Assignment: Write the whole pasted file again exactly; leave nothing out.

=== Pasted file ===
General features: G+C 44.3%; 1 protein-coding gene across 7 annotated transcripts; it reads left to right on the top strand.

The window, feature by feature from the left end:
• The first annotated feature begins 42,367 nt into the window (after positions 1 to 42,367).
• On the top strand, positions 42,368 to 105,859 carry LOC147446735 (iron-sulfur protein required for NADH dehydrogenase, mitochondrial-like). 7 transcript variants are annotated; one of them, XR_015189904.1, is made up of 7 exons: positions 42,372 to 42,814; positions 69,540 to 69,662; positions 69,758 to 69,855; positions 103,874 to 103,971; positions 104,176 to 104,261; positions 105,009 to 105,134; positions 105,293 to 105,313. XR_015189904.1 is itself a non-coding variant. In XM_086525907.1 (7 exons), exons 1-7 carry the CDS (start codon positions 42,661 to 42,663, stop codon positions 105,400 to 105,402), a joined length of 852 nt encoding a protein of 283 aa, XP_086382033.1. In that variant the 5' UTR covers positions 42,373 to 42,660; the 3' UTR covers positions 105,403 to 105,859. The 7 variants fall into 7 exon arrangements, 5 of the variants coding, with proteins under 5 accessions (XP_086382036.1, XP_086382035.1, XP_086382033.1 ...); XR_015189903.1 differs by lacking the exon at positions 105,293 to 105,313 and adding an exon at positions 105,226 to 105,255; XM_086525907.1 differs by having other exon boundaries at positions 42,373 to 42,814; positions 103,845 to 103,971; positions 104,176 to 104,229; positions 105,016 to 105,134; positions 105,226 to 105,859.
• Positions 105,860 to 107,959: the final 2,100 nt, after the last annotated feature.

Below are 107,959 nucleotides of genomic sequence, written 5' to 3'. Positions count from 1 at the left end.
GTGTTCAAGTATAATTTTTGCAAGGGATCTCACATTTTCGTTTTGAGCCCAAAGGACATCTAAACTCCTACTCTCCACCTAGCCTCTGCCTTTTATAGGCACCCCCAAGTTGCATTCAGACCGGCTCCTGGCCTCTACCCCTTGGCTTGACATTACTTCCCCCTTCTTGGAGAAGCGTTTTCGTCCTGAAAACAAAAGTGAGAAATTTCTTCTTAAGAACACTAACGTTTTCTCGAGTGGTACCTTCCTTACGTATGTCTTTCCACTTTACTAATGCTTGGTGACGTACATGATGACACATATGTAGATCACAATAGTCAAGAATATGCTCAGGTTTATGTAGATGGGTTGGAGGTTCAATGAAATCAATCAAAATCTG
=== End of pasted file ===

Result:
General features: G+C 44.3%; 1 protein-coding gene across 7 annotated transcripts; it reads left to right on the top strand.

The window, feature by feature from the left end:
• The first annotated feature begins 42,367 nt into the window (after positions 1 to 42,367).
• On the top strand, positions 42,368 to 105,859 carry LOC147446735 (iron-sulfur protein required for NADH dehydrogenase, mitochondrial-like). 7 transcript variants are annotated; one of them, XR_015189904.1, is made up of 7 exons: positions 42,372 to 42,814; positions 69,540 to 69,662; positions 69,758 to 69,855; positions 103,874 to 103,971; positions 104,176 to 104,261; positions 105,009 to 105,134; positions 105,293 to 105,313. XR_015189904.1 is itself a non-coding variant. In XM_086525907.1 (7 exons), exons 1-7 carry the CDS (start codon positions 42,661 to 42,663, stop codon positions 105,400 to 105,402), a joined length of 852 nt encoding a protein of 283 aa, XP_086382033.1. In that variant the 5' UTR covers positions 42,373 to 42,660; the 3' UTR covers positions 105,403 to 105,859. The 7 variants fall into 7 exon arrangements, 5 of the variants coding, with proteins under 5 accessions (XP_086382036.1, XP_086382035.1, XP_086382033.1 ...); XR_015189903.1 differs by lacking the exon at positions 105,293 to 105,313 and adding an exon at positions 105,226 to 105,255; XM_086525907.1 differs by having other exon boundaries at positions 42,373 to 42,814; positions 103,845 to 103,971; positions 104,176 to 104,229; positions 105,016 to 105,134; positions 105,226 to 105,859.
• Positions 105,860 to 107,959: the final 2,100 nt, after the last annotated feature.

Below are 107,959 nucleotides of genomic sequence, written 5' to 3'. Positions count from 1 at the left end.
GTGTTCAAGTATAATTTTTGCAAGGGATCTCACATTTTCGTTTTGAGCCCAAAGGACATCTAAACTCCTACTCTCCACCTAGCCTCTGCCTTTTATAGGCACCCCCAAGTTGCATTCAGACCGGCTCCTGGCCTCTACCCCTTGGCTTGACATTACTTCCCCCTTCTTGGAGAAGCGTTTTCGTCCTGAAAACAAAAGTGAGAAATTTCTTCTTAAGAACACTAACGTTTTCTCGAGTGGTACCTTCCTTACGTATGTCTTTCCACTTTACTAATGCTTGGTGACGTACATGATGACACATATGTAGATCACAATAGTCAAGAATATGCTCAGGTTTATGTAGATGGGTTGGAGGTTCAATGAAATCAATCAAAATCTG